Swiss chainsaw attacker still on loose in international manhunt

SCHAFFHAUSEN, Switzerland, July 25 (Reuters) - Police with search hounds hunted on Tuesday for a chainsaw-wielding loner who mostly lived in the woods, a day after he stormed into an insurance office in the Swiss town of Schaffhausen and wounded two staff members.

Police have identified the suspect as 51-year-old Franz Wrousis, a drifter with a criminal record, and warned residents that he could still be armed for attack.

It was not clear what may have prompted the man to assault the two office workers, one of whom was badly hurt. CSS, whose office Wrousis stormed, said he was a client.

Two other customers in the office were treated for shock, while a fifth person was hurt during the police response, the authorities said.

Authorities issued an international arrest warrant for the suspect as the police carried out an intense search.

Reuters journalists saw a German police helicopter circling in the area, but a Schaffhausen police spokeswoman declined to comment on its role, saying she did not want to give the fugitive any useful information.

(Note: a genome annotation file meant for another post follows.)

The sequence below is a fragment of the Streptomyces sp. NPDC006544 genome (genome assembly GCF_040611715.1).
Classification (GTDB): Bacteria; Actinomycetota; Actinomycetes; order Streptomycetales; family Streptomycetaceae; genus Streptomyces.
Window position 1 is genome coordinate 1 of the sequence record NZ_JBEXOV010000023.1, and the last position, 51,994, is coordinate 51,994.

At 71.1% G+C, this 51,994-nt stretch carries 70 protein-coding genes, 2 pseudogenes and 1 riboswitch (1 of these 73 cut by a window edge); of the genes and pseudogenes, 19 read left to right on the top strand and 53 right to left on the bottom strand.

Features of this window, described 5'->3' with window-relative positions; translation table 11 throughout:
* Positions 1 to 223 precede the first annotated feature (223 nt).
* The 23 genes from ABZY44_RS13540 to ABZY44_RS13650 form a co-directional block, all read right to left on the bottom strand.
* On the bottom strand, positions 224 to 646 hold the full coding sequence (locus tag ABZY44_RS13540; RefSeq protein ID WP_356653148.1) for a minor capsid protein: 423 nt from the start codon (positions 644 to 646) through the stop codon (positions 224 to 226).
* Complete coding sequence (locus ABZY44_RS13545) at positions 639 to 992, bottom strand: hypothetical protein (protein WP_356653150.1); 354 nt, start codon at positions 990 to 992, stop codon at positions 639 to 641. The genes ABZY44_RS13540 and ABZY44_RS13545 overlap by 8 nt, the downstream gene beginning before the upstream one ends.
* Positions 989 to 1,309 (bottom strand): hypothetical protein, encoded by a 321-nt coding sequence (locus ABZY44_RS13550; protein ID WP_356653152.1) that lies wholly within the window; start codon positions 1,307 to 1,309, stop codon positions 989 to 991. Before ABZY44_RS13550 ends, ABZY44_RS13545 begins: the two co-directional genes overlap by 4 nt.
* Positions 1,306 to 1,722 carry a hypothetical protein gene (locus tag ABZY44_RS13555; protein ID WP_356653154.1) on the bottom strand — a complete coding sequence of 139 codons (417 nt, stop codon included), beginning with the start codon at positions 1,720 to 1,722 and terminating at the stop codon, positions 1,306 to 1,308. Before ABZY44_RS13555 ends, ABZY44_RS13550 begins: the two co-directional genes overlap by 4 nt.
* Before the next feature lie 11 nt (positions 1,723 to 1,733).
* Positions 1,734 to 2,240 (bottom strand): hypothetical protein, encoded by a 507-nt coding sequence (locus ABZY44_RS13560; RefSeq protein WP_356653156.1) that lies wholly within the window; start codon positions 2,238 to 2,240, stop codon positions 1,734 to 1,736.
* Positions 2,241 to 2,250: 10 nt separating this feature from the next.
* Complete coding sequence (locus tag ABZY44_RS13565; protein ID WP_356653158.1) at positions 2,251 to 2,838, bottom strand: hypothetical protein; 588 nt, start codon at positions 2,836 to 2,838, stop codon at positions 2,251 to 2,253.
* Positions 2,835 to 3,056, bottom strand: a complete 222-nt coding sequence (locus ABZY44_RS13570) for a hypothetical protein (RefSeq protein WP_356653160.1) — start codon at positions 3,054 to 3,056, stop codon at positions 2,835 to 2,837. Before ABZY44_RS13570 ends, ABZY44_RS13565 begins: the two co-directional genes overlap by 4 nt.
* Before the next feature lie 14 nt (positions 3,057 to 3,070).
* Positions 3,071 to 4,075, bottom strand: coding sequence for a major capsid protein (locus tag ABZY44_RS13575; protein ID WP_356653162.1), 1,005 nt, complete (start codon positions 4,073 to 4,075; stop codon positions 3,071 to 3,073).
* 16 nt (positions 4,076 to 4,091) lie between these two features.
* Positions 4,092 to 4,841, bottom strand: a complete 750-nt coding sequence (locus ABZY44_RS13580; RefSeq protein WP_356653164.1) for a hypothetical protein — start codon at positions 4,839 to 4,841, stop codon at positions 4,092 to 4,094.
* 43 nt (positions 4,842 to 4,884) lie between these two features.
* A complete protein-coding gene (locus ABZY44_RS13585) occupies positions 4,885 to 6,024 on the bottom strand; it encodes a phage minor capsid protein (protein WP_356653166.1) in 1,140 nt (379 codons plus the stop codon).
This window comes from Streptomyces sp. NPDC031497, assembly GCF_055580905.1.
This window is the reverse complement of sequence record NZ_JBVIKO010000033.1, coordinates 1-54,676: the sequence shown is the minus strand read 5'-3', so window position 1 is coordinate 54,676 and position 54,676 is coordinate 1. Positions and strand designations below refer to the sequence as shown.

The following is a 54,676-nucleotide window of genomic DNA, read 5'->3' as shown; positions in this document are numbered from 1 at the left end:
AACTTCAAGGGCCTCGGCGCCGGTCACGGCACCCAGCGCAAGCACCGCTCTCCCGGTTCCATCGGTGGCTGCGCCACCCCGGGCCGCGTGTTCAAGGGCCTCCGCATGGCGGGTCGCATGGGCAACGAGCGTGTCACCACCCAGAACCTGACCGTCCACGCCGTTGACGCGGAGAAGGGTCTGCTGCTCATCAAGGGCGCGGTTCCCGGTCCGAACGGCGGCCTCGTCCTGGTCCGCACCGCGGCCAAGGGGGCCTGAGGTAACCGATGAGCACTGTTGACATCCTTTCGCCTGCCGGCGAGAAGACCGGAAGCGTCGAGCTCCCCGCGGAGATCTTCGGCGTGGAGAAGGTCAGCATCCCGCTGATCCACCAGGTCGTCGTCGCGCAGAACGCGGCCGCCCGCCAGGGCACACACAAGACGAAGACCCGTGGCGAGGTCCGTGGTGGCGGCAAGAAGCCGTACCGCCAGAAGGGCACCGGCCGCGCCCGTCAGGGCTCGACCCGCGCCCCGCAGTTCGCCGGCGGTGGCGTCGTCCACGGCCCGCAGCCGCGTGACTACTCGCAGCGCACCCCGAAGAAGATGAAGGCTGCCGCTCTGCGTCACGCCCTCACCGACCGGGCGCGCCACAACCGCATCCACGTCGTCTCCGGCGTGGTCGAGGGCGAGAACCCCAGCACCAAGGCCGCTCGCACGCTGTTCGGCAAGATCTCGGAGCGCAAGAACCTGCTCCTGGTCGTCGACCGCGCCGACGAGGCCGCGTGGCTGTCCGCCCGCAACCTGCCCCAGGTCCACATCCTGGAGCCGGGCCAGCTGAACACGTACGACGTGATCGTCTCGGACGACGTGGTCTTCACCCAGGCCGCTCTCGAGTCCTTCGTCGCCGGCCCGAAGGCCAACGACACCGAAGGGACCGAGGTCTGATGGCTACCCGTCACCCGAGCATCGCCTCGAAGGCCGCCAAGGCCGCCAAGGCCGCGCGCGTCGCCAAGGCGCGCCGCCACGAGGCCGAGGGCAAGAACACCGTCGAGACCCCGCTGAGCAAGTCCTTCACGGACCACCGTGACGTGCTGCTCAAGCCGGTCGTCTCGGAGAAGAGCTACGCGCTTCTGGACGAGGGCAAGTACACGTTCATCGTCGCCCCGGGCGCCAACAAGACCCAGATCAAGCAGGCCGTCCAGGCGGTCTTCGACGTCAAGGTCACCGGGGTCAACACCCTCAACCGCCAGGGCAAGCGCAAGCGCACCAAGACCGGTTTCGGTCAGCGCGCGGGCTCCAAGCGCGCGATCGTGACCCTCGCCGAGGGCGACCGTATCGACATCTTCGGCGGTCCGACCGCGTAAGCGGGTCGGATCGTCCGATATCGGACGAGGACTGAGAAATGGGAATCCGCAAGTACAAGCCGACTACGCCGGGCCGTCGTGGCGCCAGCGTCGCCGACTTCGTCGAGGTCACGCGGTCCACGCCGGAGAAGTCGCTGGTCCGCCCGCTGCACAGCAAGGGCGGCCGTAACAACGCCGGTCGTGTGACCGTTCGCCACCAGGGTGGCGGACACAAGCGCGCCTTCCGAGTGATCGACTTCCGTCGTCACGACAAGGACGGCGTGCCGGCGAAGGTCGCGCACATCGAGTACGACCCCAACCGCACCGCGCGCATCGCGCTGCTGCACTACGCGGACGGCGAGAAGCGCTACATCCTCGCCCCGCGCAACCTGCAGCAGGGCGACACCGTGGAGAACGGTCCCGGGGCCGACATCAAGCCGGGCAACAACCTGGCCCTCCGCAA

"A big part of the canton's border is actually on the German border, so that's why German colleagues are also looking for the guy," she added.

CSS offices in Schaffhausen, a quiet medieval town of 36,000 residents, and in other parts of the region remained closed while the manhunt continued, a company spokeswoman said.

"I hope they arrest him soon, as it is a threat for other people, either here or in other cantons. He has to be found and arrested," said local resident Diego Faccani, 52, a clothes and shoe salesman.

A man who identified himself only as Samuel and who lives in the area next to where the suspect's car was found on Monday evening said he had often seen the suspect, whom he described as "very disconnected" and uncommunicative.

The scene of the crime: Chainsaw attacker leaves five wounded in Schaffhausen

"He looked like a schizophrenic, but we didn't think that it would be that bad. We didn't see him as a threat or anything. We didn't think that he was dangerous, but yeah, definitely he was a strange guy," said Samuel, who did not want to give his family name.

"The last time I saw him was on Sunday morning, when I was walking our dog. He was standing still, because he saw me coming or somebody else coming and he didn't move until everybody else was gone again."

Police who put part of the old town of Schaffhausen under lockdown on Monday were no longer combing the wooded area where the suspect was thought to be living and had fanned out across a wider region. (Additional reporting by Arnd Wiegmann, Writing by Michael Shields; Editing by Richard Balmforth)